The double crisis of antimicrobial resistance in humanitarian settings
With Ukraine engulfed by an escalating war, we take this week to reflect on the consequences of armed conflict on public health and antimicrobial resistance (AMR) amongst populations at risk across the world.
International public health scientists have condemned this war and its devastating outcomes: non-combatant casualties and forcible migration of people; wanton destruction of health infrastructure; displacement of health workers and shortage of essential supplies including oxygen and medicines. Coming close in the wake of losses due to COVID-19, the social, economic and emotional impact of this war will be felt for many years.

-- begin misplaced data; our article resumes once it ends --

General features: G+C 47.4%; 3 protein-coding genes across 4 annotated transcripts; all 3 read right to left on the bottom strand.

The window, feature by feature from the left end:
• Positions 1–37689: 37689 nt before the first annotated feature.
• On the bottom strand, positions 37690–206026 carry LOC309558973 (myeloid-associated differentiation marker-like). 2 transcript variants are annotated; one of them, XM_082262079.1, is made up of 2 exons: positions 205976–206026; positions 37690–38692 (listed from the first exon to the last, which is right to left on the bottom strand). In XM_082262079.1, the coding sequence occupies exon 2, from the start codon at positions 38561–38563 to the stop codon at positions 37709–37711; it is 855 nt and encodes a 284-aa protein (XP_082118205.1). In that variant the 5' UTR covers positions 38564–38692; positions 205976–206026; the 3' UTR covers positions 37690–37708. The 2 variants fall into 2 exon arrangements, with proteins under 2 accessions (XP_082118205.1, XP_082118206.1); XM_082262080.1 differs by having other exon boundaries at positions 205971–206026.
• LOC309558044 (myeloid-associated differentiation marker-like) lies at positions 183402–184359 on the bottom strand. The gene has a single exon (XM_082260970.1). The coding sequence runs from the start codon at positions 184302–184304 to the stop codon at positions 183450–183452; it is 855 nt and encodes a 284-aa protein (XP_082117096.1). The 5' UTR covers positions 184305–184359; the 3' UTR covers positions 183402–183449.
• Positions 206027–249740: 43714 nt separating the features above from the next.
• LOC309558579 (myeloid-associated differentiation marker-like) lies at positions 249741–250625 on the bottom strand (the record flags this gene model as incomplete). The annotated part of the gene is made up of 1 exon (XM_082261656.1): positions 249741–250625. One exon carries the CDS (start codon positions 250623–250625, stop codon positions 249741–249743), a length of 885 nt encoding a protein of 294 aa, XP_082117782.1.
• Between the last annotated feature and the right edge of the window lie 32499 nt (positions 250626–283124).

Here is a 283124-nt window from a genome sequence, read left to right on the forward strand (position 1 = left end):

Earlier too, scientists have responded to armed conflicts in other parts of the world, especially in the middle East. They have warned that armed conflicts are major ‘incubators and propagators’ of AMR as they lead to rapidly multiplying infections caused by explosion-related injuries, while depleting health infrastructure, staff and supply chains to deal with these infections.
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